Bob Dylan turns 70 today, and among the hosannas from his fellow musicians is this one from Emmylou Harris: "He changed the way we think about the English language." Surely Dylan has vastly expanded the lyrical possibilities for songwriters who have followed in his wake, but his use of language has also left some more subtle fingerprints on the lexicon.
Dylan's reinvention of the pop-song format in the 1960s freed songwriting from the constraints of previous generations — what has often been called the moon/June/spoon school of Tin Pan Alley lyricizing. Consider these lines from "Visions of Johanna" off of his 1966 album Blonde on Blonde:
Inside the museums, infinity goes up on trial.
Voices echo this is what salvation must be like after a while.
But Mona Lisa must have had the highway blues
You can tell by the way she smiles.
A deft ability to combine words into evocative, unexpected, and often cryptic imagery is a hallmark of Dylan's songwriting. But occasionally his individual words have left an impression: take weatherman from "Subterranean Homesick Blues," in the line "You don't need a weatherman to know which way the wind blows." A radical faction of Students for a Democratic Society (SDS) picked up on that one word to name their splinter group. ("Weatherman" later came to be known as the "Weather Underground Organization.") And then there's Memphis, from the song "Stuck Inside of Mobile (With Those Memphis Blues Again)." When a group of young furniture designers met in Milan, Italy in 1980, the song was on the turntable and got stuck on the words "Memphis Blues Again." They decided to name their post-modernist collective Memphis in honor of the song.
Dylan's use of language hasn't always sat well with sticklers: the song "Lay, Lady, Lay" has been held up as a prime offender in the confusion between lie and lay. (See Margaret Hundley Parker's complaint here and my response here.) Elsewhere his word choice has been even more head-scratching. In "Ballad in Plain D," from the 1964 album Another Side of Bob Dylan, he sings:
The constant scrapegoat, she was easily undone
By the jealousy of others around her.
In the official published lyrics, the line is "corrected" to scapegoat, but he clearly sings scrapegoat. That's a good example of what linguists have taken to calling an "eggcorn," which is a reshaping of a word or phrase into a similar-sounding version that makes sense in a new way. (Read our interview with Geoffrey Pullum for a description of how the term came about.) I entered scrapegoat into the Eggcorn Database, and commenters there have wondered whether Dylan's twisted usage was intentional or not. With Dylan, it's never quite clear.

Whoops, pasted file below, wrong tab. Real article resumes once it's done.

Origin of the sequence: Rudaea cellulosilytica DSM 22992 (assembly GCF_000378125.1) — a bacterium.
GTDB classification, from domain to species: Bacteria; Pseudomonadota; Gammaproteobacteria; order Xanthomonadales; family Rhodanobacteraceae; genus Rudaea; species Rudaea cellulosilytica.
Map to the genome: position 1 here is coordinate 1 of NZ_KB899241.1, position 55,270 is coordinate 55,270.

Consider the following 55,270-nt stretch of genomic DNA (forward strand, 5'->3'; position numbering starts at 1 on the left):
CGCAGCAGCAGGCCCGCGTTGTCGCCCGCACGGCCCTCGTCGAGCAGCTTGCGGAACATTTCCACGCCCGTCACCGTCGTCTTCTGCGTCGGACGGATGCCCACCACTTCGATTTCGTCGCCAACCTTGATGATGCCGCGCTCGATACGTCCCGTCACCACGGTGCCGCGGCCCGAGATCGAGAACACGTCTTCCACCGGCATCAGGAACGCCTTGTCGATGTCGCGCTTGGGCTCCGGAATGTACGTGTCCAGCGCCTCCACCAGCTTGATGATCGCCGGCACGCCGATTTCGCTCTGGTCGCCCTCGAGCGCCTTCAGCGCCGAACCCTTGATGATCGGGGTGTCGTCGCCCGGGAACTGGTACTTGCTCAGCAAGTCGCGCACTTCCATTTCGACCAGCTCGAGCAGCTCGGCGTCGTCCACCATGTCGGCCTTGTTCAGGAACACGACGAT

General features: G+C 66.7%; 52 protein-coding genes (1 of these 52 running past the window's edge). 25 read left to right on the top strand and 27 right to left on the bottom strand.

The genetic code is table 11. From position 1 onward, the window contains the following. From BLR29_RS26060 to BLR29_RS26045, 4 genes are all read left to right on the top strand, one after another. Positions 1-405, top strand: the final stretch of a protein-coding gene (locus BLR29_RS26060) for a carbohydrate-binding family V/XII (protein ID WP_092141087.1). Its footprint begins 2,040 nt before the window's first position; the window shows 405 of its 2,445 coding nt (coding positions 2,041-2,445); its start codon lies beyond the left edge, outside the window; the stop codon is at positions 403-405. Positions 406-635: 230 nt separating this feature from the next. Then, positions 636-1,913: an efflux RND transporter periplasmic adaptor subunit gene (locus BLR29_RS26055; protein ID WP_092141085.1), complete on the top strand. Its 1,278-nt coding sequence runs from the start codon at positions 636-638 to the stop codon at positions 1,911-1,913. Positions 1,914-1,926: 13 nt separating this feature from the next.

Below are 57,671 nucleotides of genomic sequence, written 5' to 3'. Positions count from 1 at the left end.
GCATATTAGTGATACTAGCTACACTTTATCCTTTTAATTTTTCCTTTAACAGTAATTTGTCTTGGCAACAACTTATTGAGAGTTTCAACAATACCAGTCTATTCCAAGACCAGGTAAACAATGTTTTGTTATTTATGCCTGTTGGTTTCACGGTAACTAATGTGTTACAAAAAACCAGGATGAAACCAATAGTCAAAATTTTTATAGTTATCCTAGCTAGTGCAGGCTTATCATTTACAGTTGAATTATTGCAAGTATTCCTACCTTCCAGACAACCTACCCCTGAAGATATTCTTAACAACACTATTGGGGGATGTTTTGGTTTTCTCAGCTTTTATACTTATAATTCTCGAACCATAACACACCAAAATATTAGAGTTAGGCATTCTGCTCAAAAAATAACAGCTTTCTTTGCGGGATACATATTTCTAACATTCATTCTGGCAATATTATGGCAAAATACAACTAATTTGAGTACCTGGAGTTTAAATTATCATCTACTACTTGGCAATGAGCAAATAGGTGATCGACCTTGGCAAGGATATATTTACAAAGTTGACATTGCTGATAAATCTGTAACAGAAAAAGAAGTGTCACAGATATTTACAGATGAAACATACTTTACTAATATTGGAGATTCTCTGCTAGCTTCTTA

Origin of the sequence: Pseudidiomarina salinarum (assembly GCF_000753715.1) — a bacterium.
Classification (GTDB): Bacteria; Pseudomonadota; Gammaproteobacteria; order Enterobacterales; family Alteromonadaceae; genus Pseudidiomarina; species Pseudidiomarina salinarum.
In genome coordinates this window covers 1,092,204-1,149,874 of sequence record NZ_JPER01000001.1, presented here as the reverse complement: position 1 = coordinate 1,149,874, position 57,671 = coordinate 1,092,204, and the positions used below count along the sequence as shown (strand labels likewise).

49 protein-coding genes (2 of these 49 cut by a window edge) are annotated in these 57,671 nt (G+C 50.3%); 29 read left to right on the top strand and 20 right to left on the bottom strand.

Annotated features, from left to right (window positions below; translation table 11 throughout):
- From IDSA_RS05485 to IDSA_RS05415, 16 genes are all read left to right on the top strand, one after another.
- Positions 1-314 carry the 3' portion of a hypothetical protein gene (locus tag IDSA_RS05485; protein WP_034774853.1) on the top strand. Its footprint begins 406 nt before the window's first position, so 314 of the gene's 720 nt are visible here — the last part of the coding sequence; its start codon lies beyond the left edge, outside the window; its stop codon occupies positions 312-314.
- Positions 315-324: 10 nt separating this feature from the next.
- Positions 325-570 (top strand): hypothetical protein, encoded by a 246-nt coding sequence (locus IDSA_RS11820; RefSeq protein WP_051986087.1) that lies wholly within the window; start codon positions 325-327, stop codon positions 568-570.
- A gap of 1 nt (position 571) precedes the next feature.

Another example of a word in Dylan's lyrics that could be seen as either erroneous or poetic (or both) is prophesize from "The Times They Are A-Changin'," on the 1963 album of the same name:
Come writers and critics who prophesize with your pen
And keep your eyes wide, the chance won't come again.
Dylan was perhaps reaching for a different verb: prophesy, the last syllable of which has been historically pronounced like "sigh" (as opposed to the noun prophecy, with a final syllable pronounced like "see"). It's a peculiar pronunciation, and it has led some to reinterpret it with the verb suffix -ize, yielding prophesize. Before Dylan used it so prominently, however, dictionaries took little notice of this form. The Oxford English Dictionary originally had a brief entry, spelled prophecize, marked as a "nonce word" (a one-time ad-hoc formation) with a single citation from 1816. Spurred in part by Dylan's usage, the OED has expanded the entry for prophesize in its latest revision. Dylan didn't coin the word — along with the 1816 citation from Lady Granville, there are other earlier examples, including from James Fenimore Cooper — but "The Times They Are A-Changin'" undoubtedly made prophesize more popular. Just look at how its usage has increased since the early 1960s on Google's Ngram Viewer.
So did Dylan enshrine a misheard version of the verb prophesy? It's not as straightforward as that. One could say that he remade the word in a Dylanesque fashion: it sounds quite similar to his use of the verb philosophize in another song from The Times They Are a-Changin', "The Lonesome Death of Hattie Carroll": "You who philosophize disgrace and criticize all fears." (That line has also merited an OED citation, with philosophize defined as "to render philosophical.") Words are Dylan's playthings, and the results of his tinkering have enriched our shared language for five decades now.